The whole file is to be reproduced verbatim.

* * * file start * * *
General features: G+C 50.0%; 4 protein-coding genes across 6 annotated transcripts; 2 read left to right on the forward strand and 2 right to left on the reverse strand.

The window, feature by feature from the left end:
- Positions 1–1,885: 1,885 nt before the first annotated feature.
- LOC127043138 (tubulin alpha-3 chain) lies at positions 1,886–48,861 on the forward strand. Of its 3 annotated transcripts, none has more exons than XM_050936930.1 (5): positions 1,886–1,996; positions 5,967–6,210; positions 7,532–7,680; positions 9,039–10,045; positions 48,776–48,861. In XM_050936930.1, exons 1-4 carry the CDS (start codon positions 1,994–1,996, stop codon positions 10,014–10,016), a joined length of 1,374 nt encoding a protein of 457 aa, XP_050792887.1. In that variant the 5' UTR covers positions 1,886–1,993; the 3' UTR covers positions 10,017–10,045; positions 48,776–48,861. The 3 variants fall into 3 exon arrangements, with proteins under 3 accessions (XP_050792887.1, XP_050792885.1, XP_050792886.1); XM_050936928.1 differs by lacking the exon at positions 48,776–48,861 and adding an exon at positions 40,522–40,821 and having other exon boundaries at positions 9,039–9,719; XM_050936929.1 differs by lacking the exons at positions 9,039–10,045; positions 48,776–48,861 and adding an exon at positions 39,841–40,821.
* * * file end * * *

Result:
General features: G+C 50.0%; 4 protein-coding genes across 6 annotated transcripts; 2 read left to right on the forward strand and 2 right to left on the reverse strand.

The window, feature by feature from the left end:
- Positions 1–1,885: 1,885 nt before the first annotated feature.
- LOC127043138 (tubulin alpha-3 chain) lies at positions 1,886–48,861 on the forward strand. Of its 3 annotated transcripts, none has more exons than XM_050936930.1 (5): positions 1,886–1,996; positions 5,967–6,210; positions 7,532–7,680; positions 9,039–10,045; positions 48,776–48,861. In XM_050936930.1, exons 1-4 carry the CDS (start codon positions 1,994–1,996, stop codon positions 10,014–10,016), a joined length of 1,374 nt encoding a protein of 457 aa, XP_050792887.1. In that variant the 5' UTR covers positions 1,886–1,993; the 3' UTR covers positions 10,017–10,045; positions 48,776–48,861. The 3 variants fall into 3 exon arrangements, with proteins under 3 accessions (XP_050792887.1, XP_050792885.1, XP_050792886.1); XM_050936928.1 differs by lacking the exon at positions 48,776–48,861 and adding an exon at positions 40,522–40,821 and having other exon boundaries at positions 9,039–9,719; XM_050936929.1 differs by lacking the exons at positions 9,039–10,045; positions 48,776–48,861 and adding an exon at positions 39,841–40,821.